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Interview: Eric Sommer

Can you tell us about the inspiration behind your latest album, and what themes or stories you aimed to convey through your music?

The next record is going to be a collection of creative endeavors based on lessons learned, forgotten, learned again, and vignettes of personal experiences in travels, loves lost, won and maintained…as you can imagine, I have lots of material to draw on. The other thing that’s driving this is our new relationship with Patch Boshell, a mixing and studio wiz who has done – and IS doing – some wonderful work for us.

And that’s the other thing – this record will be more of an ensemble approach, not a solo record. We have such remarkable talent in this trio that it’s our collective belief that we structure the songs using our best players for the music, our best singer for the vocals.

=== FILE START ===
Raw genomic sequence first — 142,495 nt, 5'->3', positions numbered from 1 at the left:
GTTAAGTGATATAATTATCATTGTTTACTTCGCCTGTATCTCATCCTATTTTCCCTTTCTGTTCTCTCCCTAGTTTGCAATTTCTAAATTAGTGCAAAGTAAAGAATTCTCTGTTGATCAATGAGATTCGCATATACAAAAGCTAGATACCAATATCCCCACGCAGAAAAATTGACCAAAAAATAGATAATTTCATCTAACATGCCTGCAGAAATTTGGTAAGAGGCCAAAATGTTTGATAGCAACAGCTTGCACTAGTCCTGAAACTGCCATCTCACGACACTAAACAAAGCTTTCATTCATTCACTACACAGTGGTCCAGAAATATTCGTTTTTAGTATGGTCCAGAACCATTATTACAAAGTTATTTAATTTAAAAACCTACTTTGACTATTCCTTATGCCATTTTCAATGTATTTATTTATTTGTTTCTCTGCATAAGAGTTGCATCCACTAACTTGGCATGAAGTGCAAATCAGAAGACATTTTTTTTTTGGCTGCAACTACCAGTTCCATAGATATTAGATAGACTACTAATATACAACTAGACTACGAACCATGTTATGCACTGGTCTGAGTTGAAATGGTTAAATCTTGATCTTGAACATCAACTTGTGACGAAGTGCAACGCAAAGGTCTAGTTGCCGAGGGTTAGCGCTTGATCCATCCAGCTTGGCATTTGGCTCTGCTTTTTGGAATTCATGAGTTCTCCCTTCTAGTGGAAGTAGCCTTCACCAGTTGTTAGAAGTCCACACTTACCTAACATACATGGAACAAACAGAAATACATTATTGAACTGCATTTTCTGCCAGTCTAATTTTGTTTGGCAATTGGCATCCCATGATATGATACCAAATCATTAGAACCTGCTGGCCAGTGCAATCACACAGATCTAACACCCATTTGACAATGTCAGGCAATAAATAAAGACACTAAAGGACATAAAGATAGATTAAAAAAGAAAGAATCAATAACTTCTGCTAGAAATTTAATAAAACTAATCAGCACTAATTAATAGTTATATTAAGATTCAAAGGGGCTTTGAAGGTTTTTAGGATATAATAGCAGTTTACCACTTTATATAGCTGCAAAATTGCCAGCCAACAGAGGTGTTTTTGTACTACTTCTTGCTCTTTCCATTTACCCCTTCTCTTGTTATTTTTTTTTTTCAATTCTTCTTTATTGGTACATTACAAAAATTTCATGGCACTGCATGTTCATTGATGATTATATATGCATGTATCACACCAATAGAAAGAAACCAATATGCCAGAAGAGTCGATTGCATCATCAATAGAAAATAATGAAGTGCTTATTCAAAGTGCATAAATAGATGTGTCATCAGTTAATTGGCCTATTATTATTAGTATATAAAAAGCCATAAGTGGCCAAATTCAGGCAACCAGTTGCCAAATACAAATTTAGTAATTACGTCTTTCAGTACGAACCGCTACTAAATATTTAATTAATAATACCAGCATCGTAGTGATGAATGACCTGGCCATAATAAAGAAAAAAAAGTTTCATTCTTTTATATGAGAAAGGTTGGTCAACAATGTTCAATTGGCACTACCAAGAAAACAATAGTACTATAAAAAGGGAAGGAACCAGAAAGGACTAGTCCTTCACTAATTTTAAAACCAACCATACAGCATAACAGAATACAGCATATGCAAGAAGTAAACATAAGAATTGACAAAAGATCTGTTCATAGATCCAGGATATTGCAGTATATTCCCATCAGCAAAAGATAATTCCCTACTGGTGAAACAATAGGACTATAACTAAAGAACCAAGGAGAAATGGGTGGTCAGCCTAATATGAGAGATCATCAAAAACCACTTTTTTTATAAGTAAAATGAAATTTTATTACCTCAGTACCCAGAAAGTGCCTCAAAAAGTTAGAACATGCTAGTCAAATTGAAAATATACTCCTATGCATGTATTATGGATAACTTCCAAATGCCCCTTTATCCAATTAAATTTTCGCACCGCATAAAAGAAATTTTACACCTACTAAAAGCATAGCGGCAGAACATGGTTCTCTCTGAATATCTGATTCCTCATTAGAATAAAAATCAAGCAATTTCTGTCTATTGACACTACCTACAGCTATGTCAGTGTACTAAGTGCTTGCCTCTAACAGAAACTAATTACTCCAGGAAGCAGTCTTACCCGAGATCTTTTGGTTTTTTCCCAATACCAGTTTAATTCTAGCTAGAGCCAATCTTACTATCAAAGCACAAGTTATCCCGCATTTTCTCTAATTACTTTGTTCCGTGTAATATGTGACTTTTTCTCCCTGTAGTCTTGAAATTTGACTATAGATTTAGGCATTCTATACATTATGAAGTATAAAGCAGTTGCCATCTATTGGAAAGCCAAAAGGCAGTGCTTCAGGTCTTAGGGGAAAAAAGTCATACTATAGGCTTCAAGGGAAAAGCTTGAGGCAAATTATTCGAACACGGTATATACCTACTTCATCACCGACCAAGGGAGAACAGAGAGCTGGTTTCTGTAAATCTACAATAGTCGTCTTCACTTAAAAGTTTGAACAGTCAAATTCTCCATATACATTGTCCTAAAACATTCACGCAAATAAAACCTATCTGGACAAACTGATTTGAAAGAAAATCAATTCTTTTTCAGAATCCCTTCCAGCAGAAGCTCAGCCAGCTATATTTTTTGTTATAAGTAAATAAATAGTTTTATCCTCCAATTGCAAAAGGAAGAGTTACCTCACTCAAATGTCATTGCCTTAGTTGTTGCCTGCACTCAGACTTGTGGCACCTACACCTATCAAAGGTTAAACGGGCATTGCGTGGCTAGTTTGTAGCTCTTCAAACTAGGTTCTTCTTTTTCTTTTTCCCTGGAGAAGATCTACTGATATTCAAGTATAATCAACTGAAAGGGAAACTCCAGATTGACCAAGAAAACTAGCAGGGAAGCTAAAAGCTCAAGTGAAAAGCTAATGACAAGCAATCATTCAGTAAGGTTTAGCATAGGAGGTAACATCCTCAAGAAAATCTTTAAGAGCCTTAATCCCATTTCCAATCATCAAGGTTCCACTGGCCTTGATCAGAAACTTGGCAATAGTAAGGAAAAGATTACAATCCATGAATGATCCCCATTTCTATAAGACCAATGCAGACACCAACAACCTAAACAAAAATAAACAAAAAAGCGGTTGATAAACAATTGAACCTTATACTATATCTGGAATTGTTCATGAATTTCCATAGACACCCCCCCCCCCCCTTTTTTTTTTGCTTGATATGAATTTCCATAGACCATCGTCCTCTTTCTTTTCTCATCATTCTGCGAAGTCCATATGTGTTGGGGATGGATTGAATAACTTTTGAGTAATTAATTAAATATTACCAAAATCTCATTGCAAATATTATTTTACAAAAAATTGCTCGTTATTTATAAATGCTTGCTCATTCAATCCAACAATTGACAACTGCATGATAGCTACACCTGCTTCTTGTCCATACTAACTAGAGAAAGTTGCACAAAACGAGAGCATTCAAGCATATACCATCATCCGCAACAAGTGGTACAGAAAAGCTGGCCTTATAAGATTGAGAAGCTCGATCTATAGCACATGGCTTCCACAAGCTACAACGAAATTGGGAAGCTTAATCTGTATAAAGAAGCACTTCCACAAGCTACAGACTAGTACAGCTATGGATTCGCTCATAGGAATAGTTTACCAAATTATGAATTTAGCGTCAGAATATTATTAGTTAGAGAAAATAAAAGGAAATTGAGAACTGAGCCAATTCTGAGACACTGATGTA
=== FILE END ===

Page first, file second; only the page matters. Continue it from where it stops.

Music often has the power to transport people to different places and times. Can you describe a moment in your life when a particular song or album had a profound impact on you?

Ok, this is such a wonderful question! I was in Lexington, Massachusetts for high school, and Harvard Square was the place to be in the evenings and weekends. I had a job at a local copy shop, and I had some money and wanted to hear something new so I was wandering around Harvard Square Records one Saturday afternoon and the music they were playing in the store was mesmerizing. I it was playing over the big store speakers, and I leaned back on one of the bins and just aside of the speaker, and I was in a musical trance… it took me to a place where anything seemed possible, where all the doors opened and the magic of creativeness, originality and circumstance all flowed into one stream, then into a wide river.